“Sooner or later something bad is going to happen,” my mother would say. “And when it happens I want to have you close.”

Your mother is not important.

 

 

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Copyright © 2007-2018. Care’s Online Book Club. All rights reserved. This post was originally posted by Care from Care’s Online Book Club.  It should not be reproduced without express written permission.

Idaho

Thoughts  by Emily Ruskovich, 2017, _pages

Challenge: Tournament of Books 2018
Genre: Contemporary Lit
Type/Source: eBook / Library
 Why I read this now: The only ebook available NOW at the library.

MOTIVATION for READING: TOB!

WHAT’s it ABOUT: We have a mountain man (was his name Wes? I’ve already forgotten!) with his second wife who was a music teacher, from England or Scotland – her dad was in Scotland, I do remember that. We have the guy’s first wife who is in prison but before her story we meet the woman that she will be cellmates with and we learn how that all got set up. We find out that the guy is suffering from early onset Alzheimer’s. And we get the stories of all sorts of other people:  Wes’ dad’s neighbor? Wes’ kids, and a friend of his eldest daughter’s, a sketch artist, a mountain neighbor.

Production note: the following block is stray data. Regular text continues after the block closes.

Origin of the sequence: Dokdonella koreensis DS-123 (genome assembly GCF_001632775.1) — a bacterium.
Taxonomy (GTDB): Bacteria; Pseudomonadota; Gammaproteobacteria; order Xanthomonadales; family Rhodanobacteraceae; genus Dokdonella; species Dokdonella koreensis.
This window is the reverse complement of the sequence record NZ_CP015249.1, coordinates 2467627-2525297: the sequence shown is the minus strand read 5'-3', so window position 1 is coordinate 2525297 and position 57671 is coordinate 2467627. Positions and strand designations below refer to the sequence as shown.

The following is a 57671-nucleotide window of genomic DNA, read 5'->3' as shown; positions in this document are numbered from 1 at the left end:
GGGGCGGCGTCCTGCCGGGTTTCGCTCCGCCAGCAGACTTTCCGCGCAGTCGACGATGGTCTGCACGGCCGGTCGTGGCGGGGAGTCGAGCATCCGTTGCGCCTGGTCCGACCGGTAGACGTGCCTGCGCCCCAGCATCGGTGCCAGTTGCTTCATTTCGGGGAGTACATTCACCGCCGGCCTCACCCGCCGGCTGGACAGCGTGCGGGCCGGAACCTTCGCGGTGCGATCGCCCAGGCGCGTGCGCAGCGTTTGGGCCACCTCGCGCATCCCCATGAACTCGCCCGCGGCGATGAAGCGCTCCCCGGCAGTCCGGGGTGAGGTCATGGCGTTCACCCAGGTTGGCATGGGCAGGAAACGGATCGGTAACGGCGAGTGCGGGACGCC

WHAT’s GOOD: The author can write and she can create a mood, a tension. I wanted to read and not stop! Had to figure it out, what the heck is going on?! 

What’s NOT so good: I didn’t like how it jumped back and forth in time. This doesn’t usually bother me but I didn’t ‘get’ it with this one. I also didn’t get some of the odd perspectives that were thrown in. I had many unresolved questions. Maybe it was me and not the book.

FINAL THOUGHTS: It is a book that catches you and you don’t want to put it down. But it left me frustrated at the end and as time goes on, I like it less and less.  I do think this will be a fun discussion for the Tournament — on that note, I’m very glad to have read this and eager for the conversation.

RATING: Three slices of pie.

 

 

 

pierating

Copyright © 2007-2018. Care’s Online Book Club. All rights reserved. This post was originally posted by Care from Care’s Online Book Club.  It should not be reproduced without express written permission.

Sing, Unburied, Sing

Updated to add links to the TOB:

 

 

 

Thoughts  by Jesmyn Ward, Simon Schuster Audio 2017, 8 hours 22 minutes

Narrated by Kelvin Harrison Jr, Chris Chalk, Rutina Wesley – RECOMMENDED

Challenge: Tournament of Book 2018
Genre: Southern Lit, Magic Realism
Type/Source: Audiobook / Audible
 Why I read this now: Hot book in the TOB that I had heard of more than some of the others. 

MOTIVATION for READING:  I hadn’t read a Jesmyn Ward book. Am eager still to read everything she produced/s, past and future.

WHAT’s it ABOUT:  I will provide the official blurb from the ‘official’ reader’s guide on the publisher’s website: